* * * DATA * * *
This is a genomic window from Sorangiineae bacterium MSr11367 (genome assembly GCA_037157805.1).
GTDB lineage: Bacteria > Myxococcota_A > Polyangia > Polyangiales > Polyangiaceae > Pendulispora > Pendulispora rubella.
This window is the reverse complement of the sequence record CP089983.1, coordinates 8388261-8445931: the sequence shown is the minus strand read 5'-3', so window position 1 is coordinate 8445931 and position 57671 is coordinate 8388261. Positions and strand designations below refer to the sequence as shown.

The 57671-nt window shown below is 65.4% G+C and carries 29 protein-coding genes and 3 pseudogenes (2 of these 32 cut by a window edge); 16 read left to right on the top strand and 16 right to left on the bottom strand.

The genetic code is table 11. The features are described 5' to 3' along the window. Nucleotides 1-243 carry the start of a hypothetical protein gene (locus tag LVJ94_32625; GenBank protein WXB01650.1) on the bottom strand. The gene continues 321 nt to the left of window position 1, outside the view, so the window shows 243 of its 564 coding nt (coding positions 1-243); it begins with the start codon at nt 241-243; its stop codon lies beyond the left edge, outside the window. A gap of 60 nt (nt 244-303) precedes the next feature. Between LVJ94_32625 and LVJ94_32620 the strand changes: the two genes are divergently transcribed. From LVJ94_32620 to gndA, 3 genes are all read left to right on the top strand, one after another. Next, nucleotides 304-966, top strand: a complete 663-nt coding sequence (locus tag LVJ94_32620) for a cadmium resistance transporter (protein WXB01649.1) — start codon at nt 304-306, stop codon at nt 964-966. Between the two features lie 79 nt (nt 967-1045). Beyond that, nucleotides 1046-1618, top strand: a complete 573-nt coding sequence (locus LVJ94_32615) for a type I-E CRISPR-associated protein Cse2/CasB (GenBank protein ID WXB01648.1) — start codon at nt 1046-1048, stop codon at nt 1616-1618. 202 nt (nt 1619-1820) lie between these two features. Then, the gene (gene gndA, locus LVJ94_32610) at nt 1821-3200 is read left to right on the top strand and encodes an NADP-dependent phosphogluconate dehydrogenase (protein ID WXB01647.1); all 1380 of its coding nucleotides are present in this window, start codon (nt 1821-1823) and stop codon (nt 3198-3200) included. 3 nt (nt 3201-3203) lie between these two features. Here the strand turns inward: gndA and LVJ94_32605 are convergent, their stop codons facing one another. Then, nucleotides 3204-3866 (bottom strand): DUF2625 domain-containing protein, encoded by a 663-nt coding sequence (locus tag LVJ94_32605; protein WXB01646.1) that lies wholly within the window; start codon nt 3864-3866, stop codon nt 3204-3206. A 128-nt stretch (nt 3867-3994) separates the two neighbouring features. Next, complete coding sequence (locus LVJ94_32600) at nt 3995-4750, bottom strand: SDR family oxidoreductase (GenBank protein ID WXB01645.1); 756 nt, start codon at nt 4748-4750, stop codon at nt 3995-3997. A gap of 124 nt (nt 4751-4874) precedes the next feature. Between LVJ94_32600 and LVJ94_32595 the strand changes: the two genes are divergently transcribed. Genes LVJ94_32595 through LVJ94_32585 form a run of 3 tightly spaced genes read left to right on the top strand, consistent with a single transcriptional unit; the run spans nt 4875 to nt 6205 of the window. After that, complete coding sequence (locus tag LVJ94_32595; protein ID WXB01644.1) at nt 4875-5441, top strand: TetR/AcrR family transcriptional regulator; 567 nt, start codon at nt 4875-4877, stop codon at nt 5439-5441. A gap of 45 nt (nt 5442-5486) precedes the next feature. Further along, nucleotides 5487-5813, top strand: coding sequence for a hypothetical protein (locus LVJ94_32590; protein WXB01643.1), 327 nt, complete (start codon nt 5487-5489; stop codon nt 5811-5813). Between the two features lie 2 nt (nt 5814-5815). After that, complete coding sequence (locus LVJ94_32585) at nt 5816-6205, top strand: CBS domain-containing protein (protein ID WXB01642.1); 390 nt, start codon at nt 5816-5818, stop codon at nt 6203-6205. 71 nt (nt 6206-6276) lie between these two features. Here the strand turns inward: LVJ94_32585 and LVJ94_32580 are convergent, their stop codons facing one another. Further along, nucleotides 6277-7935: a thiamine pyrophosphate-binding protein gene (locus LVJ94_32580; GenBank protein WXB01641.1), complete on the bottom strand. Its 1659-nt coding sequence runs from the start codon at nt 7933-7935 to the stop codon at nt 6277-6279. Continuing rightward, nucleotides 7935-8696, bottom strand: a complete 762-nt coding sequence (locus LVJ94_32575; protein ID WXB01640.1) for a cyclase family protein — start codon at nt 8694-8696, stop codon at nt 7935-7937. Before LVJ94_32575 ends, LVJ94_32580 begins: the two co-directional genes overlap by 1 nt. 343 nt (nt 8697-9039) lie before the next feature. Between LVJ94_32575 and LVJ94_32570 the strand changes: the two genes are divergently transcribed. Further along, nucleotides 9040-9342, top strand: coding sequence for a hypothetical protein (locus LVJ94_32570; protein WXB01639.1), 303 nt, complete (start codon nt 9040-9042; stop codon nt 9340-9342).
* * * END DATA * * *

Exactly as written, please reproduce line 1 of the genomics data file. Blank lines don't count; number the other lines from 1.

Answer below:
This is a genomic window from Sorangiineae bacterium MSr11367 (genome assembly GCA_037157805.1).